Fighting cancer one step at a time

Published 9:54 am Monday, June 6, 2005

By By Adam Prestridge
We've all heard those stories from our grandparents that started off, "When I was your age."
They usually followed with "we walked to school barefooted in the snow" or "it took days, sometimes weeks to travel lengths that only take hours today."
Most of our reactions are the same, especially as a child. We roll our eyes in the back of our heads, say "whatever" and do whatever we've been swindled into doing just to escape.
If I would have ever done that, my grandmother would have come up with one of her silly sayings like "By Cracky" and put me in timeout because I had doubted her truth. That's because she really did all those things. I still haven't figured out what that saying is.
Even though she is one of the sweetest women I know, she is very independent. It's not that my grandfather, God rest his soul, didn't take care of her, because he did, it was just the way and the time that she grew up required independence. In fact, my grandfather co-owned the Findley Avenue Farmer's Market in Birmingham, which still thrives today.
As a young child, my grandmother and her siblings worked hard on her father's farm, through the Great Depression, until they set out for Alabama in 1936. If you ever want to know how a five-week drive from Minnesota to Alabama in a 1928 Chevrolet feels like, just ask her. She knows.
I can only imagine how long and exhausting the trip took, not to mention her parents Charlie and Pearl and her two brothers, Anson and David, were all crammed into that Chevy. The five of them didn't stay in fancy inns at night, but rather camped beside the roadway and sometimes in the car and cooked over an open campfire. It's amazing to say the least.
Come to find out, they moved so my great-grandfather could start a new job as a steelworker in Birmingham. I just wonder why he made his decision or how he knew about the job. It's not like he read it in the classifieds. It's also odd that they settled in Westover in Shelby County. I've been told my grandfather worked all week in Birmingham and came home on the weekends.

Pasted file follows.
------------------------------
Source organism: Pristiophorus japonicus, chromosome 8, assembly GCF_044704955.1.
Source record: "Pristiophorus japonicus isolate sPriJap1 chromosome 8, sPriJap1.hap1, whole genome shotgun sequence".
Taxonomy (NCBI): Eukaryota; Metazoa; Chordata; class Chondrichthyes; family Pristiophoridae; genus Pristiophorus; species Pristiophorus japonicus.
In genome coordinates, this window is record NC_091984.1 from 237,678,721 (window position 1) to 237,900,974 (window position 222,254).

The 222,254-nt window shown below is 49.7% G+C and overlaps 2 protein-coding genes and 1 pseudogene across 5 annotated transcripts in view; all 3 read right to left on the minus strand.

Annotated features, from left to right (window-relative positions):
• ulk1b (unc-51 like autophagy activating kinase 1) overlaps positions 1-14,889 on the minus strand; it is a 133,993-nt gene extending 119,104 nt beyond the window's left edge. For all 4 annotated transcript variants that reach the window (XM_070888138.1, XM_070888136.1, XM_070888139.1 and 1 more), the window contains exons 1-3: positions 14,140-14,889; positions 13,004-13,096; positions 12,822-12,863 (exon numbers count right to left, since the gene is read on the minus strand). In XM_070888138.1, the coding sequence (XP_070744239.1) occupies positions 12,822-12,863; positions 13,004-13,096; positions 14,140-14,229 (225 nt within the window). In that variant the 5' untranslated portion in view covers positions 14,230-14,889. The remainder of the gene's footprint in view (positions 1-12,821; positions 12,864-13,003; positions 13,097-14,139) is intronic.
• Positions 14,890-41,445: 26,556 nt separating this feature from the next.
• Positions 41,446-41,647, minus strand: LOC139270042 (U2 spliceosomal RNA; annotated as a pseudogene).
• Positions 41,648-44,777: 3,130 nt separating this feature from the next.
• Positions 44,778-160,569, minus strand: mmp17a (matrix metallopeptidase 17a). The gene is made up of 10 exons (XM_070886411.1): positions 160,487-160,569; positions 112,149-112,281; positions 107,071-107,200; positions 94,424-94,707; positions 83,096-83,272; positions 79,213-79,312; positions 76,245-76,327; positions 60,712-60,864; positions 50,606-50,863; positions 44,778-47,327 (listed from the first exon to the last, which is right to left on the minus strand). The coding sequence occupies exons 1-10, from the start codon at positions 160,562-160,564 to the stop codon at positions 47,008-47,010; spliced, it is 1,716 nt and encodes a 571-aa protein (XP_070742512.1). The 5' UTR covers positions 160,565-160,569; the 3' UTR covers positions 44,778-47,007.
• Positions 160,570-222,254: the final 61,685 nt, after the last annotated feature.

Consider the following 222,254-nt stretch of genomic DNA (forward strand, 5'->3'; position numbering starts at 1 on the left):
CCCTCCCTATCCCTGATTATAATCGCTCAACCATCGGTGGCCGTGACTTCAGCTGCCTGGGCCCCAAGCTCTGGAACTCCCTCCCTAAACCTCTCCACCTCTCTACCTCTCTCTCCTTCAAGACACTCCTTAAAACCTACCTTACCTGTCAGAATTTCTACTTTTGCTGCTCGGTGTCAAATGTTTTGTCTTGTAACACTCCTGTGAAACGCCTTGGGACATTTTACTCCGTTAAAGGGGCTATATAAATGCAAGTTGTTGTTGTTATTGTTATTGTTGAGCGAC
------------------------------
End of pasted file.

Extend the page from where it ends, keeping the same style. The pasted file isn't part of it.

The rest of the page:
I say all of this because she's continued her survival-type ways throughout her life. Working in an airplane hanger during World War II as a tool technician, she survived a terrible accident that left her hospitalized after a huge tool rack crashed down on top of her. She's also survived two bouts with cancer.
Her first run in with the deadly disease was when she was 57-years-old and she was diagnosed with ovarian cancer. After treatment, including chemotherapy she was able to win the fight, but 16 years later, when she was 73-years-old, the disease returned. This time it was in the form of breast cancer.
Luckily the cancer was detected early and she wasn't required to take chemo. The downside is she had to have a mastectomy, or her breast removed. She was able to bounce back from that and is living proof that cancer can be beat.
At a late age, she became active in Relay for Life, which benefits the American Cancer Society, even though she is hard of hearing and can't walk around too well due to deteriorating knees. Even when she was instructed by her doctor to use a walker for assistance, she attended the event and made it a point to walk a lap during the survivors walk.
I'm proud to say she was named the oldest cancer survivor to attend the event in 1999 and 2000. She may not live in Atmore, and in fact, she's not able to attend the Relay for Life in her hometown, but I'll be there June 10 walking in her behalf. After all, she's a true survivor in many ways.
So next Friday night, as you look at the luminaries lined around Heritage Park, look for one dedicated to Violet Nail, known to me as Maw Maw. She's a true survivor to me and the rest of my family.
Be sure to pay respect to your fallen loved one or to those in your family that have survived this deadly disease.
Adam Prestridge is publisher of the Atmore Advance. His column appears on weekly.

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